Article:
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Juraj Valĉuha conducts Verdi

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Konzerthalle Bamberg: Joseph Keilberth SaalMußstr. 1, Bamberg, Bavaria, 96047, Germany
On Saturday 7 March 2020 at 20:00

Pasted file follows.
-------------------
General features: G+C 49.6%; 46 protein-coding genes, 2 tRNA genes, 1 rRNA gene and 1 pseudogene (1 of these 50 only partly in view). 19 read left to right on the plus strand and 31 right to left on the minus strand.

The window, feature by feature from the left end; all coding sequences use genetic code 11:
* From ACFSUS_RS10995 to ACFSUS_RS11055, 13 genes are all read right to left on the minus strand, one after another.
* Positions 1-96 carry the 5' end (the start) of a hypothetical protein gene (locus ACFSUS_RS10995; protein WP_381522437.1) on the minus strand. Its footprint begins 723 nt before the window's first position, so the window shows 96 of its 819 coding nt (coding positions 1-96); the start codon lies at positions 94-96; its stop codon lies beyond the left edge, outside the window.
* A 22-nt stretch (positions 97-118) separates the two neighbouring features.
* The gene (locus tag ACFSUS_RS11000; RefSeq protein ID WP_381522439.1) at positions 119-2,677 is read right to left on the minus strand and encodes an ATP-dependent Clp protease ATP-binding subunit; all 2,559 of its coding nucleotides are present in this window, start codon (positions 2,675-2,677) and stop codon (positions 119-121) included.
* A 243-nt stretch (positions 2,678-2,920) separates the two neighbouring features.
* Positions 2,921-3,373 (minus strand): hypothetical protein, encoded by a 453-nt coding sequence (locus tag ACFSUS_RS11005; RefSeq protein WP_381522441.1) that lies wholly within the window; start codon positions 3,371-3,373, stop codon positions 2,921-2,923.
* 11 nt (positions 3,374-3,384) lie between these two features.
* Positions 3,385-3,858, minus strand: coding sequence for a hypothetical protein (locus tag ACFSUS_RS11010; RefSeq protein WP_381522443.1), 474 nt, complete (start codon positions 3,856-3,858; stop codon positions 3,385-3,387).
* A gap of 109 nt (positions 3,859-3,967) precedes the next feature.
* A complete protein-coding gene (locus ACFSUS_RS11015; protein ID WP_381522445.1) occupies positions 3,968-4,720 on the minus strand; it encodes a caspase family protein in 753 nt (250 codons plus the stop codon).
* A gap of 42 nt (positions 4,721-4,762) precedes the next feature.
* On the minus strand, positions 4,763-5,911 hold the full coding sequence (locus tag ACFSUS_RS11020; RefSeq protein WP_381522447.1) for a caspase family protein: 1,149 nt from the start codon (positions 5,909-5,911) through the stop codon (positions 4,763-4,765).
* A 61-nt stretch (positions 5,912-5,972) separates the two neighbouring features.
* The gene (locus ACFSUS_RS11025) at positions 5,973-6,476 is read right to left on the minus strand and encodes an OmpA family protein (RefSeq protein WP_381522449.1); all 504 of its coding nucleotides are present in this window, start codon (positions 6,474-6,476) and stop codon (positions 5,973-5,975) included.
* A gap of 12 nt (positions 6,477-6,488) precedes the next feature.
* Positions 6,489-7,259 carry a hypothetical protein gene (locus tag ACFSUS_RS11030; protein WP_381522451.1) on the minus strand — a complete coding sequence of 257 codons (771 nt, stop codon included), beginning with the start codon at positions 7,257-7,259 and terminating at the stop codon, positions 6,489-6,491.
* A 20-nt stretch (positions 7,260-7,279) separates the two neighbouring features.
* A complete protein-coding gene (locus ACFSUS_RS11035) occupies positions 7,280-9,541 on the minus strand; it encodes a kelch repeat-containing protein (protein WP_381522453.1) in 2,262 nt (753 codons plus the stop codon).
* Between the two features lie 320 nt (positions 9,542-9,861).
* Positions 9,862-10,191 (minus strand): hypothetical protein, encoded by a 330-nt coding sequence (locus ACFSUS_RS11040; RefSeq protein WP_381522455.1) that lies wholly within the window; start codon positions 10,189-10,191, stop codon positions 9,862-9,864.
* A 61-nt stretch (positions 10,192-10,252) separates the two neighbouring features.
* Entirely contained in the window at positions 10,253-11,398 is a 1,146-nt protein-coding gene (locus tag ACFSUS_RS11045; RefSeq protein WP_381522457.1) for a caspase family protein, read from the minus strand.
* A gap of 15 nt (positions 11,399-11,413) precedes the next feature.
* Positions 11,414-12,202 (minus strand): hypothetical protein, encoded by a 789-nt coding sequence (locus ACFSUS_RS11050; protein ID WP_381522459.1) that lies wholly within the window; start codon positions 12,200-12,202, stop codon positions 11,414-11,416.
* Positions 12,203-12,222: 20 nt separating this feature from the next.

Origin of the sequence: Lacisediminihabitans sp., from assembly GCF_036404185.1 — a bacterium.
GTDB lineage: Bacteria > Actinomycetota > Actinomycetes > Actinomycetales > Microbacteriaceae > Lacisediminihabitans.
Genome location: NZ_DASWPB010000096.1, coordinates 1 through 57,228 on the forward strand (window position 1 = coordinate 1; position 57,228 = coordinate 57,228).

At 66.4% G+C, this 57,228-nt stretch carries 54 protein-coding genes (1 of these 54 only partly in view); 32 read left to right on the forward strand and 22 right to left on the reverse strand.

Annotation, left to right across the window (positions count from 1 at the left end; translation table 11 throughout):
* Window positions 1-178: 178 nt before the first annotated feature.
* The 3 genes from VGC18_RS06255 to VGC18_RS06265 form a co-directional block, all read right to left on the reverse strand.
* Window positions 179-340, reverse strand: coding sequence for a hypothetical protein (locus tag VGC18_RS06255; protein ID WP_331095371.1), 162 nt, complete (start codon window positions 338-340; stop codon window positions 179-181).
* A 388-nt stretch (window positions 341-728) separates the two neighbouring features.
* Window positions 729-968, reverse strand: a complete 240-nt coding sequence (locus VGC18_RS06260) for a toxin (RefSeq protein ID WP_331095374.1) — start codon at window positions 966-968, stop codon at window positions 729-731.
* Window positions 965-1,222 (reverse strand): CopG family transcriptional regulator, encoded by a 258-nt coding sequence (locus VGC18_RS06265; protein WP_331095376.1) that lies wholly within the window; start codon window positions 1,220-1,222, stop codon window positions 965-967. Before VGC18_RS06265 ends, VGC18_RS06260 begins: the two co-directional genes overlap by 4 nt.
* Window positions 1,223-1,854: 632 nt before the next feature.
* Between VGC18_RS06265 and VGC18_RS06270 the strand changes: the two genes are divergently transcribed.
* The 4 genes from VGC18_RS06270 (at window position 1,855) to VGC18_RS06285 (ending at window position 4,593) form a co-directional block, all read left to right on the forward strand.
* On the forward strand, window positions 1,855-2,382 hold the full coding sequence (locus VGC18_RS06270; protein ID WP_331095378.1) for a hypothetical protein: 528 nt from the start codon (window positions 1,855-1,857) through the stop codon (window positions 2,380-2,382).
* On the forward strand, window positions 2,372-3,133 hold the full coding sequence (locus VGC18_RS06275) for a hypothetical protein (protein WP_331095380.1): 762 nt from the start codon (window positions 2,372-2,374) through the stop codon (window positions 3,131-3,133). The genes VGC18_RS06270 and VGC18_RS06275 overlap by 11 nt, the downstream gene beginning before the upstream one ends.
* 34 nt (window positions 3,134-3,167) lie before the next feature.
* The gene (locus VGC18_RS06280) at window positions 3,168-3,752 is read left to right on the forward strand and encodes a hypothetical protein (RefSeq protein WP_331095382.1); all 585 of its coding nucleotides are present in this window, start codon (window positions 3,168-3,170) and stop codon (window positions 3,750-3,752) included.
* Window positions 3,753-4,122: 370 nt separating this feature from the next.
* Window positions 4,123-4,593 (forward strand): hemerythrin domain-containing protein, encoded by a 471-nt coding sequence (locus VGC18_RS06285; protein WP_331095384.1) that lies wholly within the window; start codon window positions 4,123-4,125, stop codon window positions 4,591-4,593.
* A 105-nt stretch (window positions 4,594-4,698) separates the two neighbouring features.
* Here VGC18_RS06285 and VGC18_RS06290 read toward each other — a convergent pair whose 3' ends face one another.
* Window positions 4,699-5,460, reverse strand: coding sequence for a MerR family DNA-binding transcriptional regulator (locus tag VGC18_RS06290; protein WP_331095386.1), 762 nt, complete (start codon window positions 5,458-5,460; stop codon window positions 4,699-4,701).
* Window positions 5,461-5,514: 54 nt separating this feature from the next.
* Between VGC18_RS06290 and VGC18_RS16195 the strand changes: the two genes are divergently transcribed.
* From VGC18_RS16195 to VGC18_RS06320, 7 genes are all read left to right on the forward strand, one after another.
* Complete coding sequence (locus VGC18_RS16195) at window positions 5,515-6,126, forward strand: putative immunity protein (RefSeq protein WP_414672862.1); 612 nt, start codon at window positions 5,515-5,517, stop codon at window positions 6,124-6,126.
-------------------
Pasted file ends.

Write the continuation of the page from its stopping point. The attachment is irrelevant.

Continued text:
“Pleasant is only the activity of the present, the hope of the future and the memory of the past.” (Aristotle) But what memories remain of a long life? When Giuseppe Verdi was asked shortly before his death which of his works he considered the best, he replied without hesitation: “The retirement home for elderly musicians that I built in Milan.” Verdi was Italy’s ultimate “composer of the people”; his fellow countrymen said of him: “He makes little squiggles on paper and gets money for them.” These “little squiggles” were the source of Verdi’s highly romantic music, including his famous Requiem – which he referred to ironically as his “greatest opera”. Despite his charity, Verdi did not have much time for the church. His wife described his religious attitude in the words: “I wouldn’t exactly say he is an atheist, but he’s certainly no firm believer.” Verdi himself had not actually planned to write a Requiem, as he was convinced that “there are so many requiems, far too many! It is unnecessary to add yet another one to their number.” But his opinion changed: when Gioachino Rossini died in 1868, Verdi planned to co-write a work commemorating Rossini with another composer. This noble project failed, however. When Verdi learned of the death of the poet Alessandro Manzoni in 1873, he developed a “heartfelt desire” to write a “Messa da Requiem” in Manzoni’s memory – and thus he expanded the “Libera me”, which he had already composed, into a large-scale “opera in church garb”. Verdi succeeded in producing a brilliant cross between a more reverent, sacred style and the passionate operatic idiom. The Slovakian Juraj Valčuha will return as our guest conductor to lead us through the Requiem’s musical

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